Posted on February 25, 2021
The leadership of the transportation committee at the U.S. House of Representatives is calling on the White House to prioritize a fund used to back maintenance projects at the country’s ports.
Transportation and Infrastructure Committee Chairman Peter DeFazio (D-Ore.) and ranking member Sam Graves (R-Mo.) proposed in a joint statement that President Joe Biden call on his administration to fully utilize the Harbor Maintenance Trust Fund.
Such a directive, included in Biden’s upcoming budget request to Congress, would likely lead to the availability of about $10 billion for the Army Corps of Engineers, DeFazio and Graves suggested. Tapping the fund would assist with maintenance projects at ports and harbors along key freight corridors, they noted.
In a letter issued Feb. 11, the two House policymakers wrote to Biden: “By taking advantage of these increased spending limits in your [fiscal] 2022 budget request and releasing these funds, you can maximize the capability of the U.S. Army Corps of Engineers to meet existing federal harbor maintenance obligations and have an immediate positive benefit on our nation’s economy and critical infrastructure.”
“In recognition of our common desire to increase investment in our nation’s economy and infrastructure, and to create and sustain U.S. jobs, we urge you to recognize the advantage of this new budget tool and to include in your [fiscal year] 2022 budget request the full capability of the corps to meet the backlog of critical maintenance dredging needs of all our U.S. ports and harbors,” DeFazio and Graves added.
“Making these funds immediately available is an easy step to make commodities and goods produced in the U.S. more competitive in world markets, maintain the safety and reliability of our ports, and will restore the faith of those who pay into the [Harbor Maintenance Trust Fund].”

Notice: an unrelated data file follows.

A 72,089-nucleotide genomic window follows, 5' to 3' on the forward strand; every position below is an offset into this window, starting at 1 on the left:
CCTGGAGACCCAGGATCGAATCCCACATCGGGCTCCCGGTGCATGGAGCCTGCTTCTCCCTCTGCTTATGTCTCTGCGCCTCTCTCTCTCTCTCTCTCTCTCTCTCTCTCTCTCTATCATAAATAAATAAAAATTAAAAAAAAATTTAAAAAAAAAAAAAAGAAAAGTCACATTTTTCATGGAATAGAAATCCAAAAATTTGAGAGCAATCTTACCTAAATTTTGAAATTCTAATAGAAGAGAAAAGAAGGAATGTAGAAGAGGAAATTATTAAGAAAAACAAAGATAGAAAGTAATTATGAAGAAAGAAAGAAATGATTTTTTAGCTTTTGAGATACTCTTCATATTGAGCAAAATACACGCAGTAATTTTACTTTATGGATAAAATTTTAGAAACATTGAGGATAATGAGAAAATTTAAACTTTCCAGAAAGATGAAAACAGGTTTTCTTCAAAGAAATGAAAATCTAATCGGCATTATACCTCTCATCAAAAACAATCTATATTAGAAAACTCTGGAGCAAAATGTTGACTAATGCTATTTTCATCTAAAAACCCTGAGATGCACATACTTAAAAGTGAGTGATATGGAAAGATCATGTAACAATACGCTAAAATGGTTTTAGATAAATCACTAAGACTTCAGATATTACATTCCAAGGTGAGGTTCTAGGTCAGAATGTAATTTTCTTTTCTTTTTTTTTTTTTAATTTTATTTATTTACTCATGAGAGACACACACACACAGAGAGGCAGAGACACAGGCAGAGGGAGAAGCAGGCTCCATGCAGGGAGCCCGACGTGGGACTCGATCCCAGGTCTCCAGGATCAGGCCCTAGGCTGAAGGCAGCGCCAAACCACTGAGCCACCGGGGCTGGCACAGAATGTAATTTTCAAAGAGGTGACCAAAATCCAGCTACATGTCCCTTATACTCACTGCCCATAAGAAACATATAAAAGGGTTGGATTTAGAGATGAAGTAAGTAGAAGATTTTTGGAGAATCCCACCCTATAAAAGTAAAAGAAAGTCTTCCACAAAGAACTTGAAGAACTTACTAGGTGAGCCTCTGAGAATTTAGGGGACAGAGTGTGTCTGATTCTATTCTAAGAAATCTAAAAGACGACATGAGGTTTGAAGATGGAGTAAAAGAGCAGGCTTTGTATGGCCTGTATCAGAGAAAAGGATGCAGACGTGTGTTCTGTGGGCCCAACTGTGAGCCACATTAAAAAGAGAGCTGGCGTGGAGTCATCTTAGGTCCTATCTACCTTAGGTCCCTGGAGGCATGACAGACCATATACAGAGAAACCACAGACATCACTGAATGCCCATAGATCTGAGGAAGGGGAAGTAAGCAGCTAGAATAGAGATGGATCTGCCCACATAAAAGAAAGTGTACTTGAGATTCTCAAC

White House officials have signaled the possibility of a delay in their release of the president’s first budget request to Congress. The White House points to communication concerns during the transition process, as well as lingering concerns with the nomination of Neera Tanden to lead the Office of Management and Budget. Additionally, besides acknowledging a need for greater investments in infrastructure projects, the White House has yet to announce proposals specific to the trust fund.
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As part of the Water Resources Development Act of 2020, or WRDA 2020, about $10 billion in unspent harbor maintenance funding was authorized. The fund’s distribution schedule enacted into law sets limits for receiving the money. Over the years, DeFazio has championed accessing the fund, noting its steady growth.
Proponents of the fund suggest that its use would expedite repairs for navigation channels and facilities. As the American Association of Port Authorities noted, “Properly maintaining these channels would expedite transportation cost savings.”
The condition of ports remains a concern for myriad stakeholders. An analysis by the American Society of Civil Engineers determined that ports produce about $4.6 trillion in economic activity. With the increasing size of ships, congestion has become a growing problem along landside connections within the freight network.
ASCE observed, “Despite the national significance of ports, most port-related investments are limited to state or local appropriations. If there are multiple ports within a state, they often compete for the same funding resources if any funding programs exist at all.”